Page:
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Hydrobiologia

, Volume 787, Issue 1, pp 111–121 | Cite as

Statolith morphometrics as a tool to distinguish among populations of three cubozoan species

  • Christopher J. Mooney
  • Michael J. Kingsford
Primary Research Paper

Abstract

Little is known on cubomedusae population structure, and what is known for many species is mostly from rare occurrences or from a metapopulation perspective. Knowledge on population units is critical for understanding population dynamics as well as predicting potential risk to swimmers. Otolith shape analysis is a proven stock identification technique in fishes; here, we applied shape analysis to cubomedusae statoliths. Medusae of three species were collected from three distinct populations around the coastline and nearshore islands of northern Queensland, Australia. Canonical discriminant analysis was performed on normalised elliptical fourier coefficients for statolith proximal, oral and lateral faces and combinations of statolith faces for each species. Significant discrimination of sampling populations was achieved in two species (Copula sivickisi statolith proximal face and Chironex fleckeri oral + lateral faces). Differences in statolith shape, therefore, were capable of successful discrimination among sampling locations but was not capable for one species. The ecological niche, and associated ecological pressures, of some cubozoan species (e.g. Carukia barnesi) may not vary enough for differences in statolith shape among locations to occur. Statolith shape in combination with other stock identification techniques, such as genetics and/or elemental chemistry, will help to discriminate the spatial scales of cubozoan populations.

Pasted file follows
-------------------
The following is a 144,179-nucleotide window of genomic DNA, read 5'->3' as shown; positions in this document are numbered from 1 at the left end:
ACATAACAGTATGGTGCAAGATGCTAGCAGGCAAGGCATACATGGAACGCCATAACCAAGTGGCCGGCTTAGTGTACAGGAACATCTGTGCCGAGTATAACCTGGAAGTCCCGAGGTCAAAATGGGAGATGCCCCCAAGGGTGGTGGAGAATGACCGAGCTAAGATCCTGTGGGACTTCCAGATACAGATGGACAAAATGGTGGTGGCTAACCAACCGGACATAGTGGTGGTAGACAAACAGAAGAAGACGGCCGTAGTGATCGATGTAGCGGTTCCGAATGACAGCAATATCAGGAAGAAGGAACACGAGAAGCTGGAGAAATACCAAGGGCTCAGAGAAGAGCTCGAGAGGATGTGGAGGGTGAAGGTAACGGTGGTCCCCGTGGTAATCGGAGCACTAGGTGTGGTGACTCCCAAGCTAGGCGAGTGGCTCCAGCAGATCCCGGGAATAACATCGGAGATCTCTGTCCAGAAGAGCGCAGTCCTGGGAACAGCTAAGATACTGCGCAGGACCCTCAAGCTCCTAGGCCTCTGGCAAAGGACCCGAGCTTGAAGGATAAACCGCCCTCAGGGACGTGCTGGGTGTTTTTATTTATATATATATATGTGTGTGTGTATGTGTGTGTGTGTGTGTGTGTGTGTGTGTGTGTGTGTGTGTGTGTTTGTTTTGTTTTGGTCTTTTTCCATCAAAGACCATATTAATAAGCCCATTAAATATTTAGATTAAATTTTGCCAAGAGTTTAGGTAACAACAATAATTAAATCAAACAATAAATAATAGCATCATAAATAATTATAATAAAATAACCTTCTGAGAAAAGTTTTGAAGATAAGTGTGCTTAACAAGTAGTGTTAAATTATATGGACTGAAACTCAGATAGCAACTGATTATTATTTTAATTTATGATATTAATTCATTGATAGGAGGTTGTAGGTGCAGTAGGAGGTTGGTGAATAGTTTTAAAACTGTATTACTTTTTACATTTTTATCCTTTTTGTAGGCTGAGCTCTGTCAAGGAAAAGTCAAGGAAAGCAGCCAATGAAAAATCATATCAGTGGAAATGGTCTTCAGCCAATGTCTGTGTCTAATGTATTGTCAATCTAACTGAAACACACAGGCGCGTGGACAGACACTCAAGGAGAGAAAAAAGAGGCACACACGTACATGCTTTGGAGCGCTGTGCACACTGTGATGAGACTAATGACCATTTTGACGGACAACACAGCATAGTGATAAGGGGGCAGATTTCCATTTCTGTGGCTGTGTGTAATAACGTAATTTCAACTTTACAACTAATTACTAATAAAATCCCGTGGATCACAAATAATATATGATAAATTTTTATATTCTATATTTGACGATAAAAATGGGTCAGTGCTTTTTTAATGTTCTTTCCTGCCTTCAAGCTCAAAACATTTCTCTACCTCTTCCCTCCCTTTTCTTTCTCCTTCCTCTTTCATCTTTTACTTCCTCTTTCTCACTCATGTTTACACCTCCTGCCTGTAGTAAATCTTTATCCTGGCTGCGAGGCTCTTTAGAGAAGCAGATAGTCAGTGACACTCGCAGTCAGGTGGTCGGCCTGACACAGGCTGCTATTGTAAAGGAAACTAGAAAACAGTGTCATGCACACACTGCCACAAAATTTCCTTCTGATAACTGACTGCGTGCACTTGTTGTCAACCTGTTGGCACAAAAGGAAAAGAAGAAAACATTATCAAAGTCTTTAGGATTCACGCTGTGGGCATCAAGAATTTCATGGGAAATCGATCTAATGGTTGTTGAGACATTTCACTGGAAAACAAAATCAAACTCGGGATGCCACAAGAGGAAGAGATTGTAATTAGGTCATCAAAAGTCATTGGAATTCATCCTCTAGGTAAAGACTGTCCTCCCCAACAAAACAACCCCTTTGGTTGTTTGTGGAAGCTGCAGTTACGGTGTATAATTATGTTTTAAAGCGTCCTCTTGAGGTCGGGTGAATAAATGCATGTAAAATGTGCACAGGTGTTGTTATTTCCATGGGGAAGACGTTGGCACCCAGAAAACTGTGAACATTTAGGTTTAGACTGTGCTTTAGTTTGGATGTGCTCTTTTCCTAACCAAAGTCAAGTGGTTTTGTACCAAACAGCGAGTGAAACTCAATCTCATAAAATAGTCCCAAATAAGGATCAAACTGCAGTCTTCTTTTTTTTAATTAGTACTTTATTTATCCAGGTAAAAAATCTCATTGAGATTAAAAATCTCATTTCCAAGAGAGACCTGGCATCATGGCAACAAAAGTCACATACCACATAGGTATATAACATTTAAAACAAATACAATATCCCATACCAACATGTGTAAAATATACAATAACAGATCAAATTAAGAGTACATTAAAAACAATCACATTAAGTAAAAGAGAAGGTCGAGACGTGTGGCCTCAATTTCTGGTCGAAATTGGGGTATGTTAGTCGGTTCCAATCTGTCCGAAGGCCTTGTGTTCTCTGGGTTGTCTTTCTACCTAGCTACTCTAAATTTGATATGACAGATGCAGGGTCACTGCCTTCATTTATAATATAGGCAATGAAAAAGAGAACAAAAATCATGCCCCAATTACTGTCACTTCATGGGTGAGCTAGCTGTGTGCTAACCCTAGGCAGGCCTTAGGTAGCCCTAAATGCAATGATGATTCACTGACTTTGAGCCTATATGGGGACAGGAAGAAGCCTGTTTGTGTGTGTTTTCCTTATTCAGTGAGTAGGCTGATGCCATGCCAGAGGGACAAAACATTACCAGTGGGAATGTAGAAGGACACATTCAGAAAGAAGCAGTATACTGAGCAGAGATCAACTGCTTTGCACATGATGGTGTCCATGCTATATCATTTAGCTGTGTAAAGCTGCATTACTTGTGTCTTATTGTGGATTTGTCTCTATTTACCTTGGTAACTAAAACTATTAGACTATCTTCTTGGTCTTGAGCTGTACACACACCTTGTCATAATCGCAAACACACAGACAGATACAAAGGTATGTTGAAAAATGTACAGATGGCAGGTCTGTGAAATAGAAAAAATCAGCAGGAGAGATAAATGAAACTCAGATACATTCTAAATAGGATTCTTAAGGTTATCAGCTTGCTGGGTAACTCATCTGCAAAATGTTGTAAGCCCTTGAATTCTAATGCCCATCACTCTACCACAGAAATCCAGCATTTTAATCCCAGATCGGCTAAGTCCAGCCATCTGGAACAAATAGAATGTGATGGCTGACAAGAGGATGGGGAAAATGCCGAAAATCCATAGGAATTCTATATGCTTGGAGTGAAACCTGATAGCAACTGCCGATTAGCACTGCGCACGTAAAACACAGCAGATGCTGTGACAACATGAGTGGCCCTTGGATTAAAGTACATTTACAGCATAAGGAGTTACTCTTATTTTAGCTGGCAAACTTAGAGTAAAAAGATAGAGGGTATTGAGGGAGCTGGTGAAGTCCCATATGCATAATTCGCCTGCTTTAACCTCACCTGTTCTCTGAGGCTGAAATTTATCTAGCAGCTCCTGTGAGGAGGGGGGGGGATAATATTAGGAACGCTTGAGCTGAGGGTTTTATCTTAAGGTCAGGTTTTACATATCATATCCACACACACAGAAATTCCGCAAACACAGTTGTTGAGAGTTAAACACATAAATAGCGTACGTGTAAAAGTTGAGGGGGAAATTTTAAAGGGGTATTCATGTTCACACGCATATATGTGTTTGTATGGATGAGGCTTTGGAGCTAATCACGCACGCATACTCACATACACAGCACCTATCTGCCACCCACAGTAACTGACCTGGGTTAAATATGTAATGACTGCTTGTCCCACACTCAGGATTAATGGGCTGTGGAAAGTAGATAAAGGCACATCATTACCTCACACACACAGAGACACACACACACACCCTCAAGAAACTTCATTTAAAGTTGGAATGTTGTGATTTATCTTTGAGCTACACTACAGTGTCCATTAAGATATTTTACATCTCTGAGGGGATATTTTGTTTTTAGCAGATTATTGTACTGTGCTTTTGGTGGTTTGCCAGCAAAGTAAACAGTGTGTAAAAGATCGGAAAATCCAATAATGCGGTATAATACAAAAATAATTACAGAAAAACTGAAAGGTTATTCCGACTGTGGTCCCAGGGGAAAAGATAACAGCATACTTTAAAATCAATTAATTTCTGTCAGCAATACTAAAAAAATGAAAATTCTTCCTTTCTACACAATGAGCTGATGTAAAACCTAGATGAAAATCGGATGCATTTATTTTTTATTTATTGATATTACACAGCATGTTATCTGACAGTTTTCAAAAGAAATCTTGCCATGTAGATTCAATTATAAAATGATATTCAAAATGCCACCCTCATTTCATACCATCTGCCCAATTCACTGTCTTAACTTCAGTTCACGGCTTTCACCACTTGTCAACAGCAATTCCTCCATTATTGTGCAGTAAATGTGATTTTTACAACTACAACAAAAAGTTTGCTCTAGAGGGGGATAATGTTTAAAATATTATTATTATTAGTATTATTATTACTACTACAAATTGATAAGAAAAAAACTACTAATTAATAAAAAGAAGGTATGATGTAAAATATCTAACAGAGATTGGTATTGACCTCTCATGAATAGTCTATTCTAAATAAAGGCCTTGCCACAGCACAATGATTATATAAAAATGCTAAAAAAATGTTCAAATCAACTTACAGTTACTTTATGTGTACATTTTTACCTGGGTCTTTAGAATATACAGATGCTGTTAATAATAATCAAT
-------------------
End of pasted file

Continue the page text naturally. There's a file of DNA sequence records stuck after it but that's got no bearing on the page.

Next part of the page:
Keywords

Box jellyfish Elliptical fourier analysis Stock identification 

Notes

Acknowledgements

We would like to thank Jamie Seymour, Lisa-Ann Gershwin, Avril Underwood and Townsville Lifeguard Service for provision of some statoliths. We would also like to thank the many volunteers who assisted with field collections. This research was supported by grants from the Australian Lions Foundation to CJM and the Marine and Tropical Science Research Facility to MJK.

Supplementary material

10750_2016_2949_MOESM1_ESM.pdf (229 kb)
Supplementary material 1 (PDF 228 kb)

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Copyright information

© Springer International Publishing Switzerland 2016

Authors and Affiliations

  1. 1.College of Science and Engineering and ARC Centre of Excellence for Coral Reef StudiesJames Cook UniversityTownsvilleAustralia

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